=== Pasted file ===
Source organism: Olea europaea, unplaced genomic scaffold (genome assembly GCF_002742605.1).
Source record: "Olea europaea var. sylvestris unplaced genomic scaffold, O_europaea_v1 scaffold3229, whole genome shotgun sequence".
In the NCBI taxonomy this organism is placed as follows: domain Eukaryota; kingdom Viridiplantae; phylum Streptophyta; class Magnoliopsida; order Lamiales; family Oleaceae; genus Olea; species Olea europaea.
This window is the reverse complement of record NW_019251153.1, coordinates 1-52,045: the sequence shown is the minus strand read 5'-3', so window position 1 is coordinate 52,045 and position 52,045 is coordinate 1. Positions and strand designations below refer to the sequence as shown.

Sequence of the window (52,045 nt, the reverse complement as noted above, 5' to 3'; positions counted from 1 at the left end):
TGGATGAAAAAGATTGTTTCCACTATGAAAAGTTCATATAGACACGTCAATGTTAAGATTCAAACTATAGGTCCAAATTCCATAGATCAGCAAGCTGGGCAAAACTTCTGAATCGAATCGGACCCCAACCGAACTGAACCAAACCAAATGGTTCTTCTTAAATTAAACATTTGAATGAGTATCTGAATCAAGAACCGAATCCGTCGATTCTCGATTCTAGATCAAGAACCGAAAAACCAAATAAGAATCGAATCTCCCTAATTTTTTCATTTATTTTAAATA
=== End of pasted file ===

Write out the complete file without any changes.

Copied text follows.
Source organism: Olea europaea, unplaced genomic scaffold (genome assembly GCF_002742605.1).
Source record: "Olea europaea var. sylvestris unplaced genomic scaffold, O_europaea_v1 scaffold3229, whole genome shotgun sequence".
In the NCBI taxonomy this organism is placed as follows: domain Eukaryota; kingdom Viridiplantae; phylum Streptophyta; class Magnoliopsida; order Lamiales; family Oleaceae; genus Olea; species Olea europaea.
This window is the reverse complement of record NW_019251153.1, coordinates 1-52,045: the sequence shown is the minus strand read 5'-3', so window position 1 is coordinate 52,045 and position 52,045 is coordinate 1. Positions and strand designations below refer to the sequence as shown.

Sequence of the window (52,045 nt, the reverse complement as noted above, 5' to 3'; positions counted from 1 at the left end):
TGGATGAAAAAGATTGTTTCCACTATGAAAAGTTCATATAGACACGTCAATGTTAAGATTCAAACTATAGGTCCAAATTCCATAGATCAGCAAGCTGGGCAAAACTTCTGAATCGAATCGGACCCCAACCGAACTGAACCAAACCAAATGGTTCTTCTTAAATTAAACATTTGAATGAGTATCTGAATCAAGAACCGAATCCGTCGATTCTCGATTCTAGATCAAGAACCGAAAAACCAAATAAGAATCGAATCTCCCTAATTTTTTCATTTATTTTAAATA